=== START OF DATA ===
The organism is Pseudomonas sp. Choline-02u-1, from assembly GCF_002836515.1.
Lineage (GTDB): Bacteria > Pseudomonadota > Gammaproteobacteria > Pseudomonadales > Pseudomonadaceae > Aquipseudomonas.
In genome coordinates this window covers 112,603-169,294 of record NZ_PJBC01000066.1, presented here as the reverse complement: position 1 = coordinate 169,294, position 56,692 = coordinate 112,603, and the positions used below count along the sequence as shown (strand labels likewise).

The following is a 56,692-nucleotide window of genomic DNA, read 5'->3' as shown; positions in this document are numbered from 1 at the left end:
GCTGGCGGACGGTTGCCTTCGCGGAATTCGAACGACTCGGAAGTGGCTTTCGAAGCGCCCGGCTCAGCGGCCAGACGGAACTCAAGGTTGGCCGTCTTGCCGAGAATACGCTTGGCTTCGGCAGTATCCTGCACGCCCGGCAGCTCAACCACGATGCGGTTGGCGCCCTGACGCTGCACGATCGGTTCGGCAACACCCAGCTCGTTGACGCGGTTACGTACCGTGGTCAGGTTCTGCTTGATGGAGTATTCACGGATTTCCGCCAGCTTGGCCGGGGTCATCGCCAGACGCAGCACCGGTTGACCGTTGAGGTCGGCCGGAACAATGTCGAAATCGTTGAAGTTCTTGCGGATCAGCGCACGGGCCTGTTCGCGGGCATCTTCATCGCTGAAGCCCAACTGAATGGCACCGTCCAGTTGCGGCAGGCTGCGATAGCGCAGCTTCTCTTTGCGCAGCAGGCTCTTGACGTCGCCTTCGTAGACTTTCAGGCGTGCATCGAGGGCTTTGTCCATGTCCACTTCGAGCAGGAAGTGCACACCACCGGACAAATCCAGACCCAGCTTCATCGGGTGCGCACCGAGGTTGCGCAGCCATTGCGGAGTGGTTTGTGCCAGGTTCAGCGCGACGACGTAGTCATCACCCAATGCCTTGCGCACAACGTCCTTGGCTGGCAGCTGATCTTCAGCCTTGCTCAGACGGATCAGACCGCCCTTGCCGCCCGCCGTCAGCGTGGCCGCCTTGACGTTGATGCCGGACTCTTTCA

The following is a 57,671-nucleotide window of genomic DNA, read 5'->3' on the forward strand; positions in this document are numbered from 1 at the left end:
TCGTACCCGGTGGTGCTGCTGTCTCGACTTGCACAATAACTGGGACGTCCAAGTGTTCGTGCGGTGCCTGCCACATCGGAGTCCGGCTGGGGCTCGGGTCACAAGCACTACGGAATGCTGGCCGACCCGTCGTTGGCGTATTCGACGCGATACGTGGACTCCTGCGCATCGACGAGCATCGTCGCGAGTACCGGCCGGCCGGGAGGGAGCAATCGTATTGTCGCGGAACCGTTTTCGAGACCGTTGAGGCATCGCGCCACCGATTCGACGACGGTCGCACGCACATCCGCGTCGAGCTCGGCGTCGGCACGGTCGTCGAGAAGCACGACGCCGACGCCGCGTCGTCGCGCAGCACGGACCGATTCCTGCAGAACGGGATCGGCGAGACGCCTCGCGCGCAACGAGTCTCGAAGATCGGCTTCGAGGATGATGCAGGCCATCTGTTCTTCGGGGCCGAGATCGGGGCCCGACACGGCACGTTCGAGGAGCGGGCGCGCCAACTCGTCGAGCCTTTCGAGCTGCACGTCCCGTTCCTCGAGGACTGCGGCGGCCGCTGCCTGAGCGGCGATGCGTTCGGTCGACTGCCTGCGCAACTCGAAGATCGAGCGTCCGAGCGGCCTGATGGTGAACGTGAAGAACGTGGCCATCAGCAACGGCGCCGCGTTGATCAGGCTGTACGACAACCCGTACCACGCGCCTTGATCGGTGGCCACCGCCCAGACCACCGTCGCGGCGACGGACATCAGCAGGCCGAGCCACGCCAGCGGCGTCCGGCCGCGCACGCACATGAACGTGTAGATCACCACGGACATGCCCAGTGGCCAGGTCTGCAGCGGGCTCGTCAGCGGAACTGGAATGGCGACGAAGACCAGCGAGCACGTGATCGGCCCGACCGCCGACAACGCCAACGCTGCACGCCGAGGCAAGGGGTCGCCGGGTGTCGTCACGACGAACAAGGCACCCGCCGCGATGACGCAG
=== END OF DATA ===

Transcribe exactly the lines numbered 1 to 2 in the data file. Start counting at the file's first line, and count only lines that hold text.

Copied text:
The organism is Pseudomonas sp. Choline-02u-1, from assembly GCF_002836515.1.
Lineage (GTDB): Bacteria > Pseudomonadota > Gammaproteobacteria > Pseudomonadales > Pseudomonadaceae > Aquipseudomonas.